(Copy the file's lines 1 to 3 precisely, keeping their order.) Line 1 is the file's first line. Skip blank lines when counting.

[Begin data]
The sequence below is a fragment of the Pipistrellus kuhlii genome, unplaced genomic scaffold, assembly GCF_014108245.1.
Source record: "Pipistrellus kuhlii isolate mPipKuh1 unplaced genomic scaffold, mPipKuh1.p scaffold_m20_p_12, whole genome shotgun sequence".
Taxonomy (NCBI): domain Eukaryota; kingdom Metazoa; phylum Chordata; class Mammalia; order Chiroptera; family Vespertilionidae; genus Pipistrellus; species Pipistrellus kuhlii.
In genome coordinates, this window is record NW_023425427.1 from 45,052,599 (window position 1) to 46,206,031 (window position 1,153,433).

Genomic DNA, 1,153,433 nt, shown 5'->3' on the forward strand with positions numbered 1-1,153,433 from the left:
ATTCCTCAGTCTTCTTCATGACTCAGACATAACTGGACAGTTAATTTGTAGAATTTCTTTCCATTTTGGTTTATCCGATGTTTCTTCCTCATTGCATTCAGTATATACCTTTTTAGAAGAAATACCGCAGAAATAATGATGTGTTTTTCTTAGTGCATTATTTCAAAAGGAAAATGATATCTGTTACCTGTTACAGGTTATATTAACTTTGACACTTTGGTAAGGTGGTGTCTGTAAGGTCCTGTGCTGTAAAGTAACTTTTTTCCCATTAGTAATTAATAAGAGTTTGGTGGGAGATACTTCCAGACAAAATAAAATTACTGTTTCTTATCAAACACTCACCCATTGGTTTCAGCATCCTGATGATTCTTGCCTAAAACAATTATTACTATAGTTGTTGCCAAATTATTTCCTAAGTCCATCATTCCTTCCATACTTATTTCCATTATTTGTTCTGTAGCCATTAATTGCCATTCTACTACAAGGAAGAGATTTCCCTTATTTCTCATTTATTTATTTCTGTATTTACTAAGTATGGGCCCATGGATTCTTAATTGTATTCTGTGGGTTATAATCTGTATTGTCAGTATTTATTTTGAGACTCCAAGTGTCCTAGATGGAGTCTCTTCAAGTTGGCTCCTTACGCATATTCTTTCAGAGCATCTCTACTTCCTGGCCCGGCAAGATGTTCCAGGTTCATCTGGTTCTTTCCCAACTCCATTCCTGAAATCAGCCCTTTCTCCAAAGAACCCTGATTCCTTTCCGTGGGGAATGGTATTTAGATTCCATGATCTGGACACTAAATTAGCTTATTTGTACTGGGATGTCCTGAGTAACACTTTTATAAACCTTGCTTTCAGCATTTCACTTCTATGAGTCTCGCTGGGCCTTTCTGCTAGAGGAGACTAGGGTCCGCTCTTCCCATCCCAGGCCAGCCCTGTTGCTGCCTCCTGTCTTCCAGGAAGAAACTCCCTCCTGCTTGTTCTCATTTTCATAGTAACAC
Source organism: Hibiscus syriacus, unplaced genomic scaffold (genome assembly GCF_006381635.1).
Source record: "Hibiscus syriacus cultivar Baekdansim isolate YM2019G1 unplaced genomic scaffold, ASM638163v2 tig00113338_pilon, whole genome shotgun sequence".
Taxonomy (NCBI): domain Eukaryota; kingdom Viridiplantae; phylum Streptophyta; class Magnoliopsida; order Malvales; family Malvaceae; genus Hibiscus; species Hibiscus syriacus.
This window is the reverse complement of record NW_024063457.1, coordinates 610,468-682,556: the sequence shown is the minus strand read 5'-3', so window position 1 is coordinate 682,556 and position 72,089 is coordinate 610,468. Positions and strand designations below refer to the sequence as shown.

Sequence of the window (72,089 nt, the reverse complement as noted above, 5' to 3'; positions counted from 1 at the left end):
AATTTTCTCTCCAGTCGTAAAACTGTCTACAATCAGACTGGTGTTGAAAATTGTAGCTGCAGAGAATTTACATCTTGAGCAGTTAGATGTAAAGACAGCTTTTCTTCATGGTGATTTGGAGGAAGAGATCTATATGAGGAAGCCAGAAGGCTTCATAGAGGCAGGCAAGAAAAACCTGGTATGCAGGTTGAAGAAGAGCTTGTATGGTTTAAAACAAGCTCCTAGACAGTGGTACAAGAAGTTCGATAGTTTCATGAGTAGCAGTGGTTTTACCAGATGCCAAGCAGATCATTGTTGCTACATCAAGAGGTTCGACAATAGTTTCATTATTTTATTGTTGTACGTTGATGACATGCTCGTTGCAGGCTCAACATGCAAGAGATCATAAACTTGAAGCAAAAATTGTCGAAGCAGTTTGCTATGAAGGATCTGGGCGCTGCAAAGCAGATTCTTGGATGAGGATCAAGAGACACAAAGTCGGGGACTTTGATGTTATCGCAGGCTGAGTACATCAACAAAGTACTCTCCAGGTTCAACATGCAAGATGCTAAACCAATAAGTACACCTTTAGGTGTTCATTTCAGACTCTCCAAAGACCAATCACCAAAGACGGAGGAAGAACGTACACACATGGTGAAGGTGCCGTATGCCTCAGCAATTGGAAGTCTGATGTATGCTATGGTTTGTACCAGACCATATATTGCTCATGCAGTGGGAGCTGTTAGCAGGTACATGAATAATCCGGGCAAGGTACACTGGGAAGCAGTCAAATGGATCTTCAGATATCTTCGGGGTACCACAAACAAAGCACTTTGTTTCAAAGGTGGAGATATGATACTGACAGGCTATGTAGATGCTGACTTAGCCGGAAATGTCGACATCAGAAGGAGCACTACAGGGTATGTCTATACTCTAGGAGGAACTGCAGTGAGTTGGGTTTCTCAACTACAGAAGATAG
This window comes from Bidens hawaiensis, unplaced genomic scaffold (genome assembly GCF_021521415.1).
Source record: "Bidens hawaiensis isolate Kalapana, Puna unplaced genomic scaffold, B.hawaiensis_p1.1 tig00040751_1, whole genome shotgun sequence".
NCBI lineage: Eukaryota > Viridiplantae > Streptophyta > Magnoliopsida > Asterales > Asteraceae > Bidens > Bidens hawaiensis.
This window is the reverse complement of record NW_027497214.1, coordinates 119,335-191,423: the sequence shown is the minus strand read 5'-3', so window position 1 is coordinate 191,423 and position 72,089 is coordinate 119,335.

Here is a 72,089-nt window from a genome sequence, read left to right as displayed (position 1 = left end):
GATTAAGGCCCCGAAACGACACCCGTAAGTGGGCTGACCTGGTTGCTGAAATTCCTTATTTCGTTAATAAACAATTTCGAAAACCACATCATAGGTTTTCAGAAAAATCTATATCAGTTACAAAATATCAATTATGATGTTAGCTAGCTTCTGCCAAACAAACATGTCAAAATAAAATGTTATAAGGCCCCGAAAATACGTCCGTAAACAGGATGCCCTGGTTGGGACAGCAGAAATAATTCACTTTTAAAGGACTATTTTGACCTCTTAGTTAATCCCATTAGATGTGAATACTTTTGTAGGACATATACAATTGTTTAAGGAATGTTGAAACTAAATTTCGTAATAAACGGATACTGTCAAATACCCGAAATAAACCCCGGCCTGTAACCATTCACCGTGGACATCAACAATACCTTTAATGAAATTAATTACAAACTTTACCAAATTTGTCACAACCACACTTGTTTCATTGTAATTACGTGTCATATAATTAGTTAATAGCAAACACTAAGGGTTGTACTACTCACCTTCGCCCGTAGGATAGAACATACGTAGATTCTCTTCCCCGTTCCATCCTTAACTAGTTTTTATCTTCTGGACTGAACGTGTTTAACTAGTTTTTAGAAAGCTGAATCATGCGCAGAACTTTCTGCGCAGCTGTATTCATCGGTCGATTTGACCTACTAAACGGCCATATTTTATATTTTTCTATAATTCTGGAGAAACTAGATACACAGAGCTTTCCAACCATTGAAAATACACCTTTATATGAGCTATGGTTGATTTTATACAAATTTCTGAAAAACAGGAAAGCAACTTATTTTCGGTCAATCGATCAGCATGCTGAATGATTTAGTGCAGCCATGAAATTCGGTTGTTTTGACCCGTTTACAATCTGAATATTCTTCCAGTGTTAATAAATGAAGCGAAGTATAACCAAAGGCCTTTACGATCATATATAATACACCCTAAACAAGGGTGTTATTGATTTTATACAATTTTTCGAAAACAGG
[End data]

The sequence below is a fragment of the Pipistrellus kuhlii genome, unplaced genomic scaffold, assembly GCF_014108245.1.
Source record: "Pipistrellus kuhlii isolate mPipKuh1 unplaced genomic scaffold, mPipKuh1.p scaffold_m20_p_12, whole genome shotgun sequence".
Taxonomy (NCBI): domain Eukaryota; kingdom Metazoa; phylum Chordata; class Mammalia; order Chiroptera; family Vespertilionidae; genus Pipistrellus; species Pipistrellus kuhlii.